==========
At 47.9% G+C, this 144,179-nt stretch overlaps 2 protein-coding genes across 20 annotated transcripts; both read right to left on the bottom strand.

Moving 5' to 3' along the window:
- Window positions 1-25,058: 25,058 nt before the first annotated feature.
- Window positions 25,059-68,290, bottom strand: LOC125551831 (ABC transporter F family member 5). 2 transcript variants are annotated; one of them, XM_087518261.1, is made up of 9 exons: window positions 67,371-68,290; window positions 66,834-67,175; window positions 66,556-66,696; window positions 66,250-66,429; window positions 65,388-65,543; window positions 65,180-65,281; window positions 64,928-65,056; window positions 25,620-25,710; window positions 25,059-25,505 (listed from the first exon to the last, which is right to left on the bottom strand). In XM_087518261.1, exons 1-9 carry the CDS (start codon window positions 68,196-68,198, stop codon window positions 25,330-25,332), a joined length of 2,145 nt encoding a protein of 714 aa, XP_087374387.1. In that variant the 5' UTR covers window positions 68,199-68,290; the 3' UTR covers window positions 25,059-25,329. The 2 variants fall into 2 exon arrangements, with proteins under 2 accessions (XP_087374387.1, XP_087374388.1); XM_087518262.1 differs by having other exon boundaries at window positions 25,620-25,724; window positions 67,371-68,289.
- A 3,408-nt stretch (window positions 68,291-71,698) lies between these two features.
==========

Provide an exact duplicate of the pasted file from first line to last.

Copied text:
At 47.9% G+C, this 144,179-nt stretch overlaps 2 protein-coding genes across 20 annotated transcripts; both read right to left on the bottom strand.

Moving 5' to 3' along the window:
- Window positions 1-25,058: 25,058 nt before the first annotated feature.
- Window positions 25,059-68,290, bottom strand: LOC125551831 (ABC transporter F family member 5). 2 transcript variants are annotated; one of them, XM_087518261.1, is made up of 9 exons: window positions 67,371-68,290; window positions 66,834-67,175; window positions 66,556-66,696; window positions 66,250-66,429; window positions 65,388-65,543; window positions 65,180-65,281; window positions 64,928-65,056; window positions 25,620-25,710; window positions 25,059-25,505 (listed from the first exon to the last, which is right to left on the bottom strand). In XM_087518261.1, exons 1-9 carry the CDS (start codon window positions 68,196-68,198, stop codon window positions 25,330-25,332), a joined length of 2,145 nt encoding a protein of 714 aa, XP_087374387.1. In that variant the 5' UTR covers window positions 68,199-68,290; the 3' UTR covers window positions 25,059-25,329. The 2 variants fall into 2 exon arrangements, with proteins under 2 accessions (XP_087374387.1, XP_087374388.1); XM_087518262.1 differs by having other exon boundaries at window positions 25,620-25,724; window positions 67,371-68,289.
- A 3,408-nt stretch (window positions 68,291-71,698) lies between these two features.